Lucas explains that apprentices on Holts Academy’s current programs will learn, in their first year, everything from enamelling and hand engraving to stone setting and CAD. There are then two later stages which will allow them to grow skills in a particular area of choice, with the final level akin to the training received at degree level to create apprentices that have a level of skill that ensures they are industry ready.
However some jewellers and manufacturers have aired concerns about the type of training and funding that the schemes have promised, as well as the actual skills set to be taught by apprenticeship schemes.
Apple Nooten-Boom of precious metals casting specialist Hean Studio commented on the news when it was published online at Professionaljeweller.com. He stated that the industry needs more apprentices learning traditional skills, rather than CAD design, to help them better understand manufacturing techniques and issues. “I do hope with this initiative that the funding is finally properly structured to compensate the trainer, and to fund the trainee,” he said. “Past government initiatives were a false start in that the claimed funding for training only went to funding a government department to administer the training programme.”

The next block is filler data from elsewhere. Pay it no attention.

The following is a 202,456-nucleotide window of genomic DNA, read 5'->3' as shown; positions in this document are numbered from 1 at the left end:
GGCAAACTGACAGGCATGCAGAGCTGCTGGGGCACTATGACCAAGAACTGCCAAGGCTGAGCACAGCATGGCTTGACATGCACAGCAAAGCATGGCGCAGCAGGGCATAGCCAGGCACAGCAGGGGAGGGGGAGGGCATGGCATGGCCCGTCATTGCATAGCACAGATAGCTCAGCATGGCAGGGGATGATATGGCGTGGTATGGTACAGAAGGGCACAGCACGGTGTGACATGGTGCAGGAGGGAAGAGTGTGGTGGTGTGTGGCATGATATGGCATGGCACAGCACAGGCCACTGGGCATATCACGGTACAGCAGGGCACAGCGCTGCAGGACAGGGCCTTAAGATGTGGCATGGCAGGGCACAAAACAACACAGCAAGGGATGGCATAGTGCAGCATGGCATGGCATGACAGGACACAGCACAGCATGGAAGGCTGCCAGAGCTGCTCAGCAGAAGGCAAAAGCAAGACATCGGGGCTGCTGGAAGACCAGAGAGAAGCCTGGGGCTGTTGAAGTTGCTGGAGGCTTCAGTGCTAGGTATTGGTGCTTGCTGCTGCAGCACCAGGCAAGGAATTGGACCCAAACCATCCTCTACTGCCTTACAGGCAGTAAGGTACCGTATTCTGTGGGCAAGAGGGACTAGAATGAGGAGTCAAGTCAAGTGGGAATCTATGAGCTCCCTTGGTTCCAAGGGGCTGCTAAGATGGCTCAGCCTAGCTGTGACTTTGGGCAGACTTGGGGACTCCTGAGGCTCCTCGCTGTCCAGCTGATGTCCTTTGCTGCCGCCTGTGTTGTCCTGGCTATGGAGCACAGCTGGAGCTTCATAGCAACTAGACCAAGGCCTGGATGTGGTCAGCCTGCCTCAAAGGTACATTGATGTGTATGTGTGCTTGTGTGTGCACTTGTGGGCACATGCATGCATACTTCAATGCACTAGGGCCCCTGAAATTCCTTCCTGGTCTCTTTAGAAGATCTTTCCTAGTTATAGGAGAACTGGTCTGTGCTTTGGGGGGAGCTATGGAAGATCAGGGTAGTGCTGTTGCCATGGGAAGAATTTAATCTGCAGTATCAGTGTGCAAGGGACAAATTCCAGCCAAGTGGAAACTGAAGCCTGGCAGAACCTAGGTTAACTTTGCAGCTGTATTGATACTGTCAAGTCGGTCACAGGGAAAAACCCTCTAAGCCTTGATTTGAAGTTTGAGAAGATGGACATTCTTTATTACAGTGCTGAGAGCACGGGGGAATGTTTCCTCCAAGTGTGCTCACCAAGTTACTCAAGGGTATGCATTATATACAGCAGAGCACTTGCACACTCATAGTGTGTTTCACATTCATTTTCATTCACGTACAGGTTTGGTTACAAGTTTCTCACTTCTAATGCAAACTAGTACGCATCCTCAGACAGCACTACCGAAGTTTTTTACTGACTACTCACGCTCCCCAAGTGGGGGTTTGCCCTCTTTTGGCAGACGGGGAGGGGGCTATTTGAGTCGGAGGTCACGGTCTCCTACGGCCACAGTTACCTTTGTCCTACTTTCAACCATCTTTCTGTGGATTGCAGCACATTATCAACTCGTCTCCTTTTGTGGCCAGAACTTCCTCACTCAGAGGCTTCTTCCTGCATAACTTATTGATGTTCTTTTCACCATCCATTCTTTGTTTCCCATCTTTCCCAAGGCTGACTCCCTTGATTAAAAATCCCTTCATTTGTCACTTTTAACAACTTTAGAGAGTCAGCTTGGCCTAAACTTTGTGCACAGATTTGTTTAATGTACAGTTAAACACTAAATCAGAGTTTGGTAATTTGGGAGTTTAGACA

The majority of apprentices working with manufacturers or jewellers tend to be taught skills appropriate to the needs to the company, states Lucas, something that Kayleigh Wright of large-scale jewellery repairs company and manufacturer Maker Mends agrees with.
“We’ve had apprentices for about 10 years and at present have two in our watch repairs department, one in our settings department and one in our workshop,” she says.